Widespread rainfall across the province of Saskatchewan for the week ended June 14 has led to improving soil moisture and crop conditions. Over the week, the area of the province rated as having adequate topsoil moisture improved from 56% to 72% -- equal to where it was on May 31 and tied for the second-highest rating reported this spring.
The area rated poor to very poor fell from 44% to 26% over the past week, the lowest percentage seen in three weeks and the second-lowest reported this crop year.
A combination of the precipitation and recent heat supported plant growth, with the government estimating 70% of the fall cereal crops (66.2%), 76% of spring cereals (66.2%), 66% of oilseeds (59%) and 78% of pulse crops (70.2%) are rated at normal growth stages for mid-June (five-year averages in parenthesis). This rating for spring cereals is tied with the highest rating reported in the past five years, a level also reported for 2018. The rating for oilseeds is down from the 70% reported for 2018 and the rating for pulse crops is down slightly from the 80% reported for 2020.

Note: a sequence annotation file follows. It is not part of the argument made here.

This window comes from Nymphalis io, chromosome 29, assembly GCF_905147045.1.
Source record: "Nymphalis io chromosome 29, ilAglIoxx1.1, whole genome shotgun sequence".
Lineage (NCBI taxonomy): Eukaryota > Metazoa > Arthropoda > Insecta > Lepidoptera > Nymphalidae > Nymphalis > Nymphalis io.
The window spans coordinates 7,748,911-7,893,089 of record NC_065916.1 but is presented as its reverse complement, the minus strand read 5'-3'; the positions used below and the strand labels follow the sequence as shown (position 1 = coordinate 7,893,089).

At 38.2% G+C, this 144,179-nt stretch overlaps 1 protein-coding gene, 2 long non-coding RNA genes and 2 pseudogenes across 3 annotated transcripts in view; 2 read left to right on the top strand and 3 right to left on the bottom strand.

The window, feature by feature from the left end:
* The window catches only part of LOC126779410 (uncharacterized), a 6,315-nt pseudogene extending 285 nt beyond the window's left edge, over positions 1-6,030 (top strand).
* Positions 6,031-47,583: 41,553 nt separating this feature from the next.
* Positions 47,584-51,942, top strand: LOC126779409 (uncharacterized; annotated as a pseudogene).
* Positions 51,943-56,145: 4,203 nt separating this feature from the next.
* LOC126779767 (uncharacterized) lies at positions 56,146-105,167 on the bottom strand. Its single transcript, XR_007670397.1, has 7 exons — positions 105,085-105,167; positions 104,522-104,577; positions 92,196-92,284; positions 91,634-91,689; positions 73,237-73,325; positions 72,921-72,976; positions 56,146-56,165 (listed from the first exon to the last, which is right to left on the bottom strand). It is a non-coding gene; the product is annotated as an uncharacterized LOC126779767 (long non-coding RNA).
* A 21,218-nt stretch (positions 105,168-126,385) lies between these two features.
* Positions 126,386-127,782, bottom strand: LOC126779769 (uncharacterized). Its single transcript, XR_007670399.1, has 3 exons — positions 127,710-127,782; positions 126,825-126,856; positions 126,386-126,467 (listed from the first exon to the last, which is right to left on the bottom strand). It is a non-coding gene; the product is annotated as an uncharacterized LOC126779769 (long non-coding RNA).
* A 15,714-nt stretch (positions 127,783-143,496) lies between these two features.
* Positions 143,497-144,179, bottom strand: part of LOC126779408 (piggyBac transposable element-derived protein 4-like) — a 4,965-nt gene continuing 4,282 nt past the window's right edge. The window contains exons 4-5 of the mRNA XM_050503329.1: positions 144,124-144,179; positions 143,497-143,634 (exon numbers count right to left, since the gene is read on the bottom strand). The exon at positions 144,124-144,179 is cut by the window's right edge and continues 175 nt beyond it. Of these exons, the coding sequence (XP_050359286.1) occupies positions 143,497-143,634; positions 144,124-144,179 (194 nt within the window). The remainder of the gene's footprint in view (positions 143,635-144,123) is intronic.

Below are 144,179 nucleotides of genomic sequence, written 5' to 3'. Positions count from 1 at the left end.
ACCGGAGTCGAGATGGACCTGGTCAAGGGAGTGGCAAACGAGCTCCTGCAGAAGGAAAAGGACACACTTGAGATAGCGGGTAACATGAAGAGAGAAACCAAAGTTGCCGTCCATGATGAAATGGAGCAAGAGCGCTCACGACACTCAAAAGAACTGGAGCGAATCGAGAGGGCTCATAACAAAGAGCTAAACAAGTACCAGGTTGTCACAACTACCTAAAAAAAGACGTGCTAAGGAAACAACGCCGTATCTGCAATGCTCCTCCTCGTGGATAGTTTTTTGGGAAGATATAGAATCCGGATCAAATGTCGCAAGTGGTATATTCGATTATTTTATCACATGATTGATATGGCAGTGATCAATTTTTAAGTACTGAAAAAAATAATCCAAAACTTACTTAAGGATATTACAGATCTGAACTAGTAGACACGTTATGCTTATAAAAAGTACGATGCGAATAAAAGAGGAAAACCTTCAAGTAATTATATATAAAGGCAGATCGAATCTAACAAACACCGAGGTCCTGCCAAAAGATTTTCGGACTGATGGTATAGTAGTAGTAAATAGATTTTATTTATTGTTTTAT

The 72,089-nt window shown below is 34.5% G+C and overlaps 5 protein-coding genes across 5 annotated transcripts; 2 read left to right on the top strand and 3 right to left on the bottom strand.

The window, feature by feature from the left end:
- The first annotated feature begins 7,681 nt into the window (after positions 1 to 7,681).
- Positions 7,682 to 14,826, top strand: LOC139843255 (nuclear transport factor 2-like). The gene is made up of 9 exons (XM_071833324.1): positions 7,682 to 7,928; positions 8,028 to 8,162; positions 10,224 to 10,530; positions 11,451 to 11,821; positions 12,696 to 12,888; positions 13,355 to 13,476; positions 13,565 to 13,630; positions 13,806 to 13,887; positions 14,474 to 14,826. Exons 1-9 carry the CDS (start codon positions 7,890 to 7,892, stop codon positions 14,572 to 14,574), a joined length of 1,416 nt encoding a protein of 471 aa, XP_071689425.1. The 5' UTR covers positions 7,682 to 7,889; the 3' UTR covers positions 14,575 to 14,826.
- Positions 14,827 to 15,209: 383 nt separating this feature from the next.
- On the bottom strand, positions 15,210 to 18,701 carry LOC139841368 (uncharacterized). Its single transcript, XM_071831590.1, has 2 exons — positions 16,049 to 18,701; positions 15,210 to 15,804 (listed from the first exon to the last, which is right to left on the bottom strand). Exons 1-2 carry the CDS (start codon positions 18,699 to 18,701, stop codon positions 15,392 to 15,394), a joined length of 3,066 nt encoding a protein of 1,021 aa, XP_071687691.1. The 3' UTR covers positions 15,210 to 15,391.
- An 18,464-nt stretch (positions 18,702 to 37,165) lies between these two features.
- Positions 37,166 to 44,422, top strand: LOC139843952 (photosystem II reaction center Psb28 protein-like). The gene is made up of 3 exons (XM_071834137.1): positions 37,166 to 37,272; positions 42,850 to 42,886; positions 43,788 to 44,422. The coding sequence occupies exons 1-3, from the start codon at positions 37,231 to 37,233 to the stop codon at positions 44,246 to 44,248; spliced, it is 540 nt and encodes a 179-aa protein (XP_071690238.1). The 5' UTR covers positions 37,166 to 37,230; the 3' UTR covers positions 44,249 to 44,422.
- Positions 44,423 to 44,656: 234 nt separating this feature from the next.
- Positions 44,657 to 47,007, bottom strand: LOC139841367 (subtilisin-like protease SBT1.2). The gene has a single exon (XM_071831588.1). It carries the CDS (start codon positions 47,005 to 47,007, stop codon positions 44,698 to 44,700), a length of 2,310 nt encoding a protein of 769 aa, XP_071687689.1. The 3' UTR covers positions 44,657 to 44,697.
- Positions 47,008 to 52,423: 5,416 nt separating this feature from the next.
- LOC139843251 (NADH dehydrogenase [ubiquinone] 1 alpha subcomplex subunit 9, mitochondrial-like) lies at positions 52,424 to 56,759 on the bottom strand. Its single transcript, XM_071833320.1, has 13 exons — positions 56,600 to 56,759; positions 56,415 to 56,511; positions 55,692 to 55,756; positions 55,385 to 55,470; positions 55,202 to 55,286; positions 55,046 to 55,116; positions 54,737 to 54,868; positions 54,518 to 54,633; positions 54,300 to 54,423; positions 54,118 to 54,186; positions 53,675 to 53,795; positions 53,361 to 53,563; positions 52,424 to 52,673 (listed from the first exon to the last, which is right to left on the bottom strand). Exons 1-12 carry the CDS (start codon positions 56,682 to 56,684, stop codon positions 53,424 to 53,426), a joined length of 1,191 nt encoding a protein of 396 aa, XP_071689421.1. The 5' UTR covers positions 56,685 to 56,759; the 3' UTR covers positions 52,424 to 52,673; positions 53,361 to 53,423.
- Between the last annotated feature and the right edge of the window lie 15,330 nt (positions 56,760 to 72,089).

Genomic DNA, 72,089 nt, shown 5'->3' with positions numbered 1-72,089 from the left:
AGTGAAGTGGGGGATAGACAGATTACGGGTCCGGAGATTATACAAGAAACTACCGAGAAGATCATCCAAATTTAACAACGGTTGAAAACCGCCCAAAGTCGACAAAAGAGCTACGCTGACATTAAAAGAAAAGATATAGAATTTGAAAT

Of the select crops on the attached chart, calculated using Saskatchewan Agriculture's crop condition ratings, only the winter wheat crop did not show improvement over the past two weeks, with the last condition ratings released on May 31. The crop condition index for winter wheat is shown unchanged at 115 points as of June 14, with an increase in the good-to-excellent rating offset by a surge in the percentage of the crop rated very poor.
Over the past two weeks, the crop condition index increased for all other crops shown, ranging from a 13-points increase for lentils to 183, to 78 points higher for soybeans to an index of 200, the highest mid-June rating in five years. The crop condition index for spring wheat increased by 17 points to 184, the highest in three years, while the durum rating increased by 16 points to 186, the highest index calculated since 2016. The canola rating improved by 16 points to 165, marginally higher than this time last year and the highest in three years.
As seen on the attached chart, the calculation for the crop condition index results in an index that is higher than the five-year average for mid-June for all the major crops except winter wheat.
Cliff Jamieson can be reached at firstname.lastname@example.org
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